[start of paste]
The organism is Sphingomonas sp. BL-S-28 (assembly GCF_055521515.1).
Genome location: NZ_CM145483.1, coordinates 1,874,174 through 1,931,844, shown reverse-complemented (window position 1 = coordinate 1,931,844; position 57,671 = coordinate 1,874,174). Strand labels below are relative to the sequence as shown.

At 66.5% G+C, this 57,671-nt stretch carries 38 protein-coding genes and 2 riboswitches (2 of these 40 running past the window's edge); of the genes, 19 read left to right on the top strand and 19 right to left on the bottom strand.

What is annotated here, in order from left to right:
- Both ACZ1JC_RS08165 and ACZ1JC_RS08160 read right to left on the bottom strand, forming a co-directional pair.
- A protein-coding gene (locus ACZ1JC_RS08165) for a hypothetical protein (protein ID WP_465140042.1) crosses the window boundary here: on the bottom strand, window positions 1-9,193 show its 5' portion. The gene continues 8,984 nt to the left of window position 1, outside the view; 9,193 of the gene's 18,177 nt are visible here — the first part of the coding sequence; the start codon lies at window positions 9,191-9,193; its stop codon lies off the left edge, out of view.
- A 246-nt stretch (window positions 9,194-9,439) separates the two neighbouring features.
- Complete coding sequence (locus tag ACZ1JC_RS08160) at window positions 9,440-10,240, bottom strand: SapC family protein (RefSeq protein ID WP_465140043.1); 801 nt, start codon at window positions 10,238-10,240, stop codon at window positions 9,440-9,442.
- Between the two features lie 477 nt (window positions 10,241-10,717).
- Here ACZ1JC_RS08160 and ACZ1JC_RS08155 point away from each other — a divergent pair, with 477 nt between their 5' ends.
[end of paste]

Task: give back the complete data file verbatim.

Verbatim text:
The organism is Sphingomonas sp. BL-S-28 (assembly GCF_055521515.1).
Genome location: NZ_CM145483.1, coordinates 1,874,174 through 1,931,844, shown reverse-complemented (window position 1 = coordinate 1,931,844; position 57,671 = coordinate 1,874,174). Strand labels below are relative to the sequence as shown.

At 66.5% G+C, this 57,671-nt stretch carries 38 protein-coding genes and 2 riboswitches (2 of these 40 running past the window's edge); of the genes, 19 read left to right on the top strand and 19 right to left on the bottom strand.

What is annotated here, in order from left to right:
- Both ACZ1JC_RS08165 and ACZ1JC_RS08160 read right to left on the bottom strand, forming a co-directional pair.
- A protein-coding gene (locus ACZ1JC_RS08165) for a hypothetical protein (protein ID WP_465140042.1) crosses the window boundary here: on the bottom strand, window positions 1-9,193 show its 5' portion. The gene continues 8,984 nt to the left of window position 1, outside the view; 9,193 of the gene's 18,177 nt are visible here — the first part of the coding sequence; the start codon lies at window positions 9,191-9,193; its stop codon lies off the left edge, out of view.
- A 246-nt stretch (window positions 9,194-9,439) separates the two neighbouring features.
- Complete coding sequence (locus tag ACZ1JC_RS08160) at window positions 9,440-10,240, bottom strand: SapC family protein (RefSeq protein ID WP_465140043.1); 801 nt, start codon at window positions 10,238-10,240, stop codon at window positions 9,440-9,442.
- Between the two features lie 477 nt (window positions 10,241-10,717).
- Here ACZ1JC_RS08160 and ACZ1JC_RS08155 point away from each other — a divergent pair, with 477 nt between their 5' ends.